how long does a session last

I’ve concluded that leaving the session mechanism in its default state is alright as long as I’m aware of the limitations. Specifically I can’t count on the session lasting more than 24 minutes; And, if I the user terminates the browser then the session will be gone.

Furthermore, it may not be that bad—because every time the session file gets modified we have 24 minutes. Notice I said “modified” (I didn’t say “accessed”).

Note that this post does not talk about what I should do if I want to have the session forced to time itself out after a set amount of time. Also, I haven’t addressed the need for changing the session ID to thwart a hacker’s attempt to do session fixation.

I’m worried that my user may be merrily clicking submit to go from one page to another. And then all of a sudden the garbage collector (gc) deletes the session file. Hence the Q.: How long does a session last?

There are two things which can cause a session to be lost:

  1. The gc deletes the session file.
  2. The session cookie expires.
  3. The OS-controlled cleanup of /tmp directory.

The gc deletes the session file.

From stackoverflow.com Gumbo and colithium say:

In general you can say session.gc_maxlifetime specifies the maximum lifetime since the last change of your session data (not the last time session_start was called!). But PHP’s session handling is a little bit more complicated.

Because the session data is removed by a garbage collector that is only called by session_start with a probability of session.gc_probability divided by session.gc_divisor. The default values are 1 and 100, so the garbage collector is only started in only 1% of all session_start calls. That means even if the the session is already timed out in theory (the session data had been changed more than session.gc_maxlifetime seconds ago), the session data can be used longer than that.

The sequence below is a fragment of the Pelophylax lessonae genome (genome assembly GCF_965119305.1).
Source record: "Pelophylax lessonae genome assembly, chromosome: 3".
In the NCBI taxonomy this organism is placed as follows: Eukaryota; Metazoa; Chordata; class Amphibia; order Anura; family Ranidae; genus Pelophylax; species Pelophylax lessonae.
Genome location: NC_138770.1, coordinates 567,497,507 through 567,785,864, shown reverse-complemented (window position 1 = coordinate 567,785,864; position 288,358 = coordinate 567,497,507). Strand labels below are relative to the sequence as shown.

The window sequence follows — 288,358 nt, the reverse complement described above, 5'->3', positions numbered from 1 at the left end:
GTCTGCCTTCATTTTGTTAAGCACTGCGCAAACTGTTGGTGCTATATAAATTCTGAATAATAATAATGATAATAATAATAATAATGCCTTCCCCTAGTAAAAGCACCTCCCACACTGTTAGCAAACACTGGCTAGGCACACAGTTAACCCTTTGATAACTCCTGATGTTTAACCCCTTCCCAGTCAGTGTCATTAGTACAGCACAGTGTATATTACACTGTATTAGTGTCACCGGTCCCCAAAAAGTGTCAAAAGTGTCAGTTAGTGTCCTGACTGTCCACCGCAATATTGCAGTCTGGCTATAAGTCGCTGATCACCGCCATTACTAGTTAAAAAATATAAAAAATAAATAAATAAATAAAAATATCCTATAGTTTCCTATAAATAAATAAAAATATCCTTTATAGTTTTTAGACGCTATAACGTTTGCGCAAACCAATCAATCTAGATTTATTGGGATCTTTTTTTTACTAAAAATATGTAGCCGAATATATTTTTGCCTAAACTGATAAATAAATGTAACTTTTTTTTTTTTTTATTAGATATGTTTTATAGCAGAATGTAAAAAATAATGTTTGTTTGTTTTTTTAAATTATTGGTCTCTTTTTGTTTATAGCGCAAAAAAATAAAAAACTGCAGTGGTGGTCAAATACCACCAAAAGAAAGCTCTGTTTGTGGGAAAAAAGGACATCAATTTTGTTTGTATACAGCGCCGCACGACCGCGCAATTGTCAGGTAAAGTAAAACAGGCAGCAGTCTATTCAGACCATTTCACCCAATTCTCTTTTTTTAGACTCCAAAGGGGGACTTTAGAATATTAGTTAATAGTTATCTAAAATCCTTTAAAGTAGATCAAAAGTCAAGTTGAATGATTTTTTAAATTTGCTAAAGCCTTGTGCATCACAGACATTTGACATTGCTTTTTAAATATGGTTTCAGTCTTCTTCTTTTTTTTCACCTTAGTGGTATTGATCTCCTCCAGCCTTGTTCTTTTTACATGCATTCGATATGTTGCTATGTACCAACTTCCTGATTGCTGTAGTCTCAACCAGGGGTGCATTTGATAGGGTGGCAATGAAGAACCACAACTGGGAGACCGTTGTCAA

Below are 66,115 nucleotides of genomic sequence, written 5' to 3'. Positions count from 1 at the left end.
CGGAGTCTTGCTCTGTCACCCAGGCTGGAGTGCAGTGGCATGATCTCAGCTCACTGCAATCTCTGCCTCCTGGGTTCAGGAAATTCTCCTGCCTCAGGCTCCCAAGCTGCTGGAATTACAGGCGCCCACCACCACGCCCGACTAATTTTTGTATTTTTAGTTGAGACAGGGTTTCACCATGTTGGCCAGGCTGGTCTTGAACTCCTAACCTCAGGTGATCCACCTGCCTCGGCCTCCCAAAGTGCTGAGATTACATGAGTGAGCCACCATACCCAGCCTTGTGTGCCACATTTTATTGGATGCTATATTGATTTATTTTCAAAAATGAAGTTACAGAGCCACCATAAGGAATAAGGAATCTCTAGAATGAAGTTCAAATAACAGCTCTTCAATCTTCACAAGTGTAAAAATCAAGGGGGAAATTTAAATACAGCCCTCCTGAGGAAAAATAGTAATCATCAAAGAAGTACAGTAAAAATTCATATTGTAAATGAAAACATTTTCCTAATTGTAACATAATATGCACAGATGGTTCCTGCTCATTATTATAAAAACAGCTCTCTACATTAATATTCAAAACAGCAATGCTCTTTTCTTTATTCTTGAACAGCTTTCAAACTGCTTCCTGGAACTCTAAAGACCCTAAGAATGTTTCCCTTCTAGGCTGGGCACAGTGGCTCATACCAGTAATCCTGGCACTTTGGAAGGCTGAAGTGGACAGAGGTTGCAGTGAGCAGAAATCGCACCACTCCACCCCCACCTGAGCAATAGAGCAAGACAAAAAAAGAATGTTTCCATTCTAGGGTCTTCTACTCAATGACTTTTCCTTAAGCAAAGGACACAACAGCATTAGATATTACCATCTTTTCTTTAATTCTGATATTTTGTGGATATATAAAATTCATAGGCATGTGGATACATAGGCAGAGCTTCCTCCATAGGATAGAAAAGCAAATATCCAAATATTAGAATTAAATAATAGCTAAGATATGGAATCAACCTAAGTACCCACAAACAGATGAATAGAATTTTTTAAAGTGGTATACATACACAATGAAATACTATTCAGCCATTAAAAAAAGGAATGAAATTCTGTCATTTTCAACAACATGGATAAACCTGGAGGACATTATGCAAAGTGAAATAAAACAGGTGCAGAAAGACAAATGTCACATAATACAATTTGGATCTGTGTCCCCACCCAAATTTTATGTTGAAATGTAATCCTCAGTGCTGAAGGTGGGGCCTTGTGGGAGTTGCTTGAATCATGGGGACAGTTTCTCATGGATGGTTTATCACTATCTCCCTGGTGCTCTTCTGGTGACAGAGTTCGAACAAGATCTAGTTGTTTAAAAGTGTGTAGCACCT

Because of that fact I recommend you to implement your own session timeout mechanism. See my answer to How do I expire a PHP session after 30 minutes? for more details.

The session cookie expires.

From stackoverflow.com someone with weird characters in their username says (including an edit by someone else):

If session.cookie_lifetime is 0, the session cookie lives until the browser is quit.

EDIT: Others have mentioned the session.gc_maxlifetime setting. When session garbage collection occurs, the garbage collector will delete any session data that has not been accessed in longer than session.gc_maxlifetime seconds. To set the time-to-live for the session cookie, call session_set_cookie_params() or define the session.cookie_lifetime PHP setting. If this setting is greater than session.gc_maxlifetime, you should increase session.gc_maxlifetime to a value greater than or equal to the cookie lifetime to ensure that your sessions won’t expire.

The OS-controlled cleanup of /tmp directory.


Excerpt from another stackoverplow post.

Please note that at least two settings are crucial to setting the session time, and maybe three. The two certainly crucial ones are session.gc_maxlifetime and session.cookie_lifetime (where 0 is not the same as some long number). For complete, 100% certainty of allowing long times, it may also be necessary to set the session.save_path, due to varying OS-controled cleanup time on the /tmp directory where session files get stored by default. – Tchalvak Apr 7 at 8:04

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